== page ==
Locals Renting Their Homes Short Term

Like with Airbnb and similar
BY: DORIS OPEN

At the beginning of this year, an agreement was signed to legalize the use of Airbnb in Baja Sur, announced the Director of Public Affairs of Airbnb in Mexico. Rocio Paniagua said there are 2,400 active hosts in Baja California Sur.He said the machinery was in place so eventually, they can collect and send tax money on behalf of the hosts. dear.

Airbnb opened its first offices in Mexico City earlier this year and, in a move that surprised many, sought to ward off the criticism that has plagued it in other parts of the world byagreeing with the local government to collect and remit a 3 percent occupancy tax.

This is seen at a pacifier to the hotels, as the levy equals what hotels pay in ”bed tax” to the city. In a sort of test case, the company tried to ward off the multiple legal problems it has faced in cities such as New York and Barcelona by giving the authorities, and hotel associations more of what they crave: regulation, and of course money. While Alberto Albarran, theCity Hotel Association’s director, agreed that the measure is “positive,” he said it doesn’t go far enough. “We still have to pay licenses, permits, social security, income taxes, have fire alarms, seismic alarms and payroll, just to name a few,” he said in an interview at his office. “There are still many challenges.” Blecharczyk’s response? “There will always be a powerful lobbying group wanting more.”

“We have some pretty big numbers in Mexico,” said Nathan Blecharczyk, Airbnb’s co-founder and chief strategy officer, in an interview in San Francisco. “Home-sharing is very popular there, and the local government is excited about the benefits we can bring.” Well, that last part might have been a bit over the top. Our city government has not always been excited about it. But, the hotel ass. is mostly behind the unhappiness and now they seem to have been bought off.

Airbnb and their hosts profited off more than 1.5 million visits to the country via its platform from June 2016 through May 2017. Travel within Mexico rose in the first couple of months this year as a weaker peso made it more affordable for foreigners to come enjoy the famous beaches, while discouraging locals from traveling abroad.

Airbnb is valued at $31 billion,the market caps ofHilton Worldwide Holdings Inc.andAccorHotelsEurope. The home-sharing website takes a commission of 6 percent to 12 percent from guest’s fees, in addition to a small fee it charges hosts. The company has no expenses related to maintaining and cleaning properties, so it’s a pretty sweet business plan.

The 3 percent tax in Mexico City is the first of its kind in Latin America, and the company is studying whether it can replicate it in other cities and countries. “We want to strike the right balance between the governments and our users,” Blecharczyk said. “If there are concerns, we can work together.”

Mexico could use the extra revenue. In 2015, the country ranked last out of all OECD members in its tax-to-GDP ratio, which at 17.4 percent is half of the organization’s average, according to the latest data available.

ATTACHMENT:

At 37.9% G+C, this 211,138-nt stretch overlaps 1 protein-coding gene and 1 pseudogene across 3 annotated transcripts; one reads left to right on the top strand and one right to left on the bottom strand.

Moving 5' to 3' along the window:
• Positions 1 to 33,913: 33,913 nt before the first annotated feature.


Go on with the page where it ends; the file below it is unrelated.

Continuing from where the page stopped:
Already, Airbnb has become a cottage industry in Mexico, spawning more entrepreneurs. Some offer advice and set up profiles for would-be Airbnb landlords for 2,000 pesos (about $110).

Agustin Samano, a 34-year-old mechanical engineer who has hosted Airbnb guests, came up with AlohaBNB, a platform to help hosts manage their rentals. “Changing sheets, welcoming guests, and cleaning everything takes quite some time,” he said in a phone interview from Zapopan, Jalisco, where the company is based. AlohaBNB takes a 10 percent or 15 percent cut of the rent, depending on which package the host chooses. Here in Cabo property managers who do that want 20% to 30%.

Airbnb now boasts 73,000 Mexico listings. The most popular state is Quintana Roo — home to Cancun, Playa del Carmen and Tulum. It’s followed by Mexico City, Jalisco and then our own Baja California Sur.

For years, the company has faced pressure from governments saying its home-sharing platform squelches the housing supply — which is already tight in many popular cities — by providing landlords with incentives to turn apartments into illegal hotels. Until recently, the startup had taken a combative approach to some city regulators, pushing back on the idea that hosts should have to register their apartments with city officials.

In May, Airbnb settled long-standing disputes with the city governments of New York and San Francisco, two of the company’s most lucrative markets. In San Francisco, Airbnb agreed to require that hosts register their rental properties with the city. In New York, the company agreed to permit its hosts to rent only one unit at a time, the home where they live.

That’s what makes the 3 percent Mexico City tax stand out. The company sidestepped an issue it likely knew it was going to face and set off on the right foot.

“At least there’s now the perception that those involved in renting their properties through Airbnb are paying the same as hotels,” said Alberto Miranda, a partner at Deloitte Mexico who specializes in tax and legal services. The government is now tapping into a new source of income, so it’s a win-win situation, he said.

There could still be some tax-related hiccups, said Bernardo Reyes-Retana, a lawyer at Gonzalez Calvillo Abogados. For instance, there’s really no way for the government to know how much each host is earning from renting out rooms or apartments.

The issue isn’t Airbnb’s responsibility — the company doesn’t get into any levies the hosts should pay regarding the extra income, and instead has a disclaimer reminding hosts that they’re responsible for any taxes due, recommending they check their local rules and regulations.

It is so lucrative for home owners and has seen such a quick growth that Mexican legislation has fallen short. For now.